Now we have formed some kind of basis on the different wrapper types in the range, lets start talking about shapes and sizes, or vitolas as they are called.

Believe it or not, but even if the blend of tobacco is the same in two cigars, the shape and size can actually make a rather significant difference to the flavour. In my experience, a long, wide cigar can seem milder in strength and flavour while producing tons of smoke, while the same blend that is thin and long can seem a little more intense but produce less smoke. The is why when testing cigars, I am now trying them across different vitolas, an interesting concept I am still trying to explore.

Starting with the natural range, I sampled the figurado, robusto and torpedo.

Damn this shit is good, like really bloody good.

All three of those vitolas were just as brilliant as the other, however, to me, the torpedo and figurado were indeed the stand out stars. The robusto was a briliant cigar, one I would love to always keep in my humidor to smoke when I have 45 minutes to smoke a cracking cigar. It’s alluring to the eye, its box pressed shape makes it a delight to hold in the hand and the flavours are delectable, rich, full, leather, coffee, wood with a hint of sweetness. A very serious cigar.

Oliva Serie V Melanio Natural Robusto

In spite of this, as my dear friends the Sahakian’s say, 'the cigar love affair stars with the eyes', and the torpedo and Figurado are truly exquisite. From their medium brown wrappers, to the wonderfully intricate and impressive bands and the elegantly tapering head of the torpedo and double taper of the figurado, these cigars have it all.

Once lit, these too produced the same flavours of the robusto but with far more grace, they were both rich but lacked the punch I felt in the robusto, to me this is a massive plus. I also felt the torpedo and figurado provided me with a more undulating journey, evolving in flavour and kept me engaged in the experience. For me it never got too strong or boring at any moment. If you can, I would really encourage you to give these a try, it's a great example of what aged nicaraguan tobacco can do, the smoothness and complexity it can provide to the smoker, a real joy.

Oliva Serie V Melanio Natural Torpedo

Moving on to the maduro range, this is where things start to get rather spicy, pardon the pun.The vitolas I was able to sample was the figurado, robusto, and the Churchill. What an experience this was, it was extraordinary to me what the wrapper can do to change the entire experience.

First and foremost, what a phenomenal looking cigar, the deep - almost black - wrappers that shine and glint in the light, was a sight to behold. On the nose, I got sweet, fruit notes, perhaps one of my notes to get in a cigar. Similarly to the natural range I do feel as though the figurado and Churchill were superior to the robusto, however, the maduro robusto was just that little more rewarding then the natural. Interestingly it wasn’t stronger, but it did have more sweetness and evolution in its flavour profile than the natural, progressing at the end to have a wonderful spicy character.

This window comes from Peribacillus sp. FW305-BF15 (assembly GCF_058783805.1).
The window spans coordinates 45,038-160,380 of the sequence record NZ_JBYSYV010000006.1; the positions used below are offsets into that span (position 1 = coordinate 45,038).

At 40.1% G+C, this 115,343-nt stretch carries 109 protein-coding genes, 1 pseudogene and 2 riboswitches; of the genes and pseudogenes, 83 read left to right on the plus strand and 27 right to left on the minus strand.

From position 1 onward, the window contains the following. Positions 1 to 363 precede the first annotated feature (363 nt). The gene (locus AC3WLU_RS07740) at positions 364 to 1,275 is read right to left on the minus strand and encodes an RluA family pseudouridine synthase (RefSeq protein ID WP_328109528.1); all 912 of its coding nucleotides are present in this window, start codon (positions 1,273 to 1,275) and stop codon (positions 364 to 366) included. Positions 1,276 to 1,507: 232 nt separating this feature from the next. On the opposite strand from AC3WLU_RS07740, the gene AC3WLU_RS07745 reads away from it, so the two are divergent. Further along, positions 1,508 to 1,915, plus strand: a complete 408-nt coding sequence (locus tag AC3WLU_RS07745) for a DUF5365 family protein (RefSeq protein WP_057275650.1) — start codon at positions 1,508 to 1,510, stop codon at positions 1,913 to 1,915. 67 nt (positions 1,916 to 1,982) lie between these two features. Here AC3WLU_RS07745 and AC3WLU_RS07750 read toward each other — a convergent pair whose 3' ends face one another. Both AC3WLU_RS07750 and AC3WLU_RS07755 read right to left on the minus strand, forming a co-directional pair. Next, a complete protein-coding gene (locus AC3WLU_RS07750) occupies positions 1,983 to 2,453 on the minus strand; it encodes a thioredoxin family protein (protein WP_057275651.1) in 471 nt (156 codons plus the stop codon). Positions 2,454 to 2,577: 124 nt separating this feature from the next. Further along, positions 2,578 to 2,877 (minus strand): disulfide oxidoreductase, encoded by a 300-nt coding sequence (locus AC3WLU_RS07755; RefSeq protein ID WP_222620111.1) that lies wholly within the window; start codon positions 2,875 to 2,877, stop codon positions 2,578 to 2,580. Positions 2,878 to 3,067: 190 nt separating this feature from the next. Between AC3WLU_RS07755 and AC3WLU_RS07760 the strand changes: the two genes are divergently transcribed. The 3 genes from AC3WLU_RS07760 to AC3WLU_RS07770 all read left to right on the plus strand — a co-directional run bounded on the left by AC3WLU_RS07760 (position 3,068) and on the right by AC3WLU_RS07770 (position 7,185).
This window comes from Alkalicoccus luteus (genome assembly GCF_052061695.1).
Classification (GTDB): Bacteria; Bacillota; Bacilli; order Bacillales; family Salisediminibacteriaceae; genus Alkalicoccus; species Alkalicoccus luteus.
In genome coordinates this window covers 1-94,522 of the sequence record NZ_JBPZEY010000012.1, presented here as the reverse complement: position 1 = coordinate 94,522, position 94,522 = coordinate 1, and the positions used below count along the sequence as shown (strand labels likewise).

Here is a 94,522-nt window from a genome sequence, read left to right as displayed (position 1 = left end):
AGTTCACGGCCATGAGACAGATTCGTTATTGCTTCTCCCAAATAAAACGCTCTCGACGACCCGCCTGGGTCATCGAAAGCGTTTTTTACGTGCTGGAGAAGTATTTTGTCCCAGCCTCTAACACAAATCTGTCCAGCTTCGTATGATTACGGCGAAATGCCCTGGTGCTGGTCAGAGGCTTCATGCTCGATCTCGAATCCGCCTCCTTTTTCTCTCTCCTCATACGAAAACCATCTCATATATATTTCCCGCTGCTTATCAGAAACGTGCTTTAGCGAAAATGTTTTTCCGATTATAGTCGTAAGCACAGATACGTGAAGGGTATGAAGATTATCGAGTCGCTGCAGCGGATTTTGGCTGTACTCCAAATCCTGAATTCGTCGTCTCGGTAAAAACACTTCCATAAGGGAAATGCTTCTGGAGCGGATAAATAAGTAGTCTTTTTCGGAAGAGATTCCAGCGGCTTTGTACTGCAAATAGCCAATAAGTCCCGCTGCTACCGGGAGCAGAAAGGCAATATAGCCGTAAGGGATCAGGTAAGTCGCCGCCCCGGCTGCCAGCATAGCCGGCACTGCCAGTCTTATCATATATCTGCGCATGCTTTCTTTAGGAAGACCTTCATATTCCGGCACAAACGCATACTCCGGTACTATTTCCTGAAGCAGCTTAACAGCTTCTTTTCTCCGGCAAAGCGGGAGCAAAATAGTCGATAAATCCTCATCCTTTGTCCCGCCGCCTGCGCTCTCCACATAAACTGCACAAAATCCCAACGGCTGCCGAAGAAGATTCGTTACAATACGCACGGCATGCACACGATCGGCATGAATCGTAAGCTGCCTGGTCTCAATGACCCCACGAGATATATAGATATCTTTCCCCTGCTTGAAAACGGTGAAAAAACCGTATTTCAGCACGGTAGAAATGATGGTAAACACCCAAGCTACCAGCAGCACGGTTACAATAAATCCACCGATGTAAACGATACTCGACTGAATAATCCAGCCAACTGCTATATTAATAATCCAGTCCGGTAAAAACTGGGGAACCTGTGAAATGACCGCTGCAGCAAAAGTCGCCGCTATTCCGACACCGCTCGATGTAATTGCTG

Oliva Serie V Melanio Maduro Robusto

Something I found fascinating about the figurado and Churchill is they were wildly peppery on first light, really awakening the palate, however, after the first 5 or 6 puffs, this starts to quickly subside giving way to delicious spice, leather and wood. The strength goes up until the half way point where the flavour changes, the sweetness I found in the robusto enters and makes the end a gentle and civilised affair.

Oliva Serie V Melanio Maduro Churchill

I would also like to point that that after the many cigars I sampled, every single cigar had a perfect draw, the burn was immaculate and combustion was never a let down. I would like to say that, of course, credit to the rollers at the fcotiry, they are clearly making a brilliant product. However, it also makes a huge difference how you store your cigars. As I have previously mentioned, once I received these cigars, they lived in my humidor for a few weeks humidified by 69% Boveda packs, this will provide enough time for the cigar to acclimatise for the humidity and the tobacco to become completely and equally humidified. a well rolled cigar purely stored will smoke like shit, make sure you're supporting these great cigars by treating them with the care and attention they deserve.

As far as I am concerned there was no cigar in the Melanio series that I sampled that I would label as a must avoid, they were all exceedingly delicious, beautifully constructed and reliable smokes. Truly a cigar deserving of the Melanio name.

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1 Comment

Oct 11, 2022

I have been a cigar smoker for about 10 years now and your reviews on cigars have brought the fun back for me. Every other platform gets bogged down in the technical crap, but they loose the emotion, I am really enjoying reading about a guy, not professing to know more than any one else, learning about cigars he likes and ones he doesn't. I trust you more then the so called experts to tell us what you really think. Keep it up.